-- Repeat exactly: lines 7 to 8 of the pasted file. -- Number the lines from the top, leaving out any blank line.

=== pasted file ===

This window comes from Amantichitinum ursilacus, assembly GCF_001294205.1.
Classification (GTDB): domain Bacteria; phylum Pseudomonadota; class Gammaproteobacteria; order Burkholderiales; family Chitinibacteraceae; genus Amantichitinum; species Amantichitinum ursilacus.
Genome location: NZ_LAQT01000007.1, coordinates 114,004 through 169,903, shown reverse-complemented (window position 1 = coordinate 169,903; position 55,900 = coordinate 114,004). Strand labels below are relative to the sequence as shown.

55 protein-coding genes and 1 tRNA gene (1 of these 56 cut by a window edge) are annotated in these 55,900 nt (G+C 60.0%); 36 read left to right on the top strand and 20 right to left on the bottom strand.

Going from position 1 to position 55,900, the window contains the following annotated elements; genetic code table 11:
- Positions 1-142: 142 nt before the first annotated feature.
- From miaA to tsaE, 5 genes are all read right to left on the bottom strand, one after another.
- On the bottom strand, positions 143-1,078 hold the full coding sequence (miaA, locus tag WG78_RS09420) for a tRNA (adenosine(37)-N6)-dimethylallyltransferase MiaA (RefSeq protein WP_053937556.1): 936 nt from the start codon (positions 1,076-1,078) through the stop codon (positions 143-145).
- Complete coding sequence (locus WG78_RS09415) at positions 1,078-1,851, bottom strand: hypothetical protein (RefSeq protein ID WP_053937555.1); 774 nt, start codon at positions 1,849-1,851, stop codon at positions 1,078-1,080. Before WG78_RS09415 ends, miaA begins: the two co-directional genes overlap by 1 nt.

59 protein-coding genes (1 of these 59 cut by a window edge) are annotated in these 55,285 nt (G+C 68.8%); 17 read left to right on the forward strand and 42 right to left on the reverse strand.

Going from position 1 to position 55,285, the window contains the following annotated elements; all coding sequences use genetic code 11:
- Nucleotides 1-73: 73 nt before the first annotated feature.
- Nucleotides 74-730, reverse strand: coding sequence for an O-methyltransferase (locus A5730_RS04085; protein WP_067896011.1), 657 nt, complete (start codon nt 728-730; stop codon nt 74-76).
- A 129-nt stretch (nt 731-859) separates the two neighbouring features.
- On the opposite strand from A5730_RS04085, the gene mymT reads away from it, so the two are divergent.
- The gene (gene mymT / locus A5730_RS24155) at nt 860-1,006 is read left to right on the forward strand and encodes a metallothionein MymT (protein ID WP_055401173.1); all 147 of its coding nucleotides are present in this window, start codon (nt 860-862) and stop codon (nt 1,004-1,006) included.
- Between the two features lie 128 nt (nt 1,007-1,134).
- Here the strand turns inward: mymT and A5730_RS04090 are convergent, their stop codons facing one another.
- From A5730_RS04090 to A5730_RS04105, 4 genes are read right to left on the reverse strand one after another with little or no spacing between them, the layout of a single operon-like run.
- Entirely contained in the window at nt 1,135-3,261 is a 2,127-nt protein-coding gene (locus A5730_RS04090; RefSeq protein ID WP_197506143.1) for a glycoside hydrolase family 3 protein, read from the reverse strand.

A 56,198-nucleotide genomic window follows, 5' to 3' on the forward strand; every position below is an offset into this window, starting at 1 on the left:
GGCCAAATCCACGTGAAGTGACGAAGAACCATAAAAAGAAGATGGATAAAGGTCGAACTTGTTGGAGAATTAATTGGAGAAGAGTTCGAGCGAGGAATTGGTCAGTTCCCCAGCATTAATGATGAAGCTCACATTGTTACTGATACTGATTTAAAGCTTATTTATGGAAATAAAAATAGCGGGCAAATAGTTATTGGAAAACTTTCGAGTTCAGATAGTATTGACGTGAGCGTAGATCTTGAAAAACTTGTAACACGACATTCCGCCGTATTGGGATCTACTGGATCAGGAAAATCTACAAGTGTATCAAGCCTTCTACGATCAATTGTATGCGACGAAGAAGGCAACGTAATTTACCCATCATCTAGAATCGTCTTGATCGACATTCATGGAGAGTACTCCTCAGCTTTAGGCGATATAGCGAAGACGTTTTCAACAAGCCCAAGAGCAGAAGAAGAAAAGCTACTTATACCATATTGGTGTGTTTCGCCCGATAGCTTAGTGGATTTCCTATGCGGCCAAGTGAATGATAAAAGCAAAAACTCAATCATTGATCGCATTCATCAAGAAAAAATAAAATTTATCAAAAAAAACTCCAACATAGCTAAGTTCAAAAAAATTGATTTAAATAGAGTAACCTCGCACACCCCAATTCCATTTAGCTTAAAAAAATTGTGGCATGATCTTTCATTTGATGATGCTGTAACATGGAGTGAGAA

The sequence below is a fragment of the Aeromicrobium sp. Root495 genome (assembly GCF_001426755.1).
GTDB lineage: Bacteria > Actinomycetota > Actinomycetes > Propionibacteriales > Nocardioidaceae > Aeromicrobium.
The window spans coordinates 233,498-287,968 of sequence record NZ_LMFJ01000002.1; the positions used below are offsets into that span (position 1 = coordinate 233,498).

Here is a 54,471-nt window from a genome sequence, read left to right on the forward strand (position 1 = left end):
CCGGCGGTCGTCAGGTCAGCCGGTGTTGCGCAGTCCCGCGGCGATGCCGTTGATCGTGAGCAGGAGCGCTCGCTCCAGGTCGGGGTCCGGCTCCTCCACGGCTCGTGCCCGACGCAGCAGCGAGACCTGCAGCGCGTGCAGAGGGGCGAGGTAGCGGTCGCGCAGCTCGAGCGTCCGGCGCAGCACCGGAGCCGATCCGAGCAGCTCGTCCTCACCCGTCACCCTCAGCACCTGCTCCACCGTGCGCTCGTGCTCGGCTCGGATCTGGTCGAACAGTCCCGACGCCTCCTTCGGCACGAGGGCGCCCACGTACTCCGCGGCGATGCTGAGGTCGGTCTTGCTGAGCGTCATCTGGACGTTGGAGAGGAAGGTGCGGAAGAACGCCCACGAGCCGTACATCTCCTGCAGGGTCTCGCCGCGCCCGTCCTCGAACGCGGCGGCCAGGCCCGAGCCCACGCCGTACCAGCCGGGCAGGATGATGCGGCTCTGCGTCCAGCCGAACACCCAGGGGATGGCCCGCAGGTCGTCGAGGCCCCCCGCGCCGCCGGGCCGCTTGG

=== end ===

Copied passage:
- From miaA to tsaE, 5 genes are all read right to left on the bottom strand, one after another.
- On the bottom strand, positions 143-1,078 hold the full coding sequence (miaA, locus tag WG78_RS09420) for a tRNA (adenosine(37)-N6)-dimethylallyltransferase MiaA (RefSeq protein WP_053937556.1): 936 nt from the start codon (positions 1,076-1,078) through the stop codon (positions 143-145).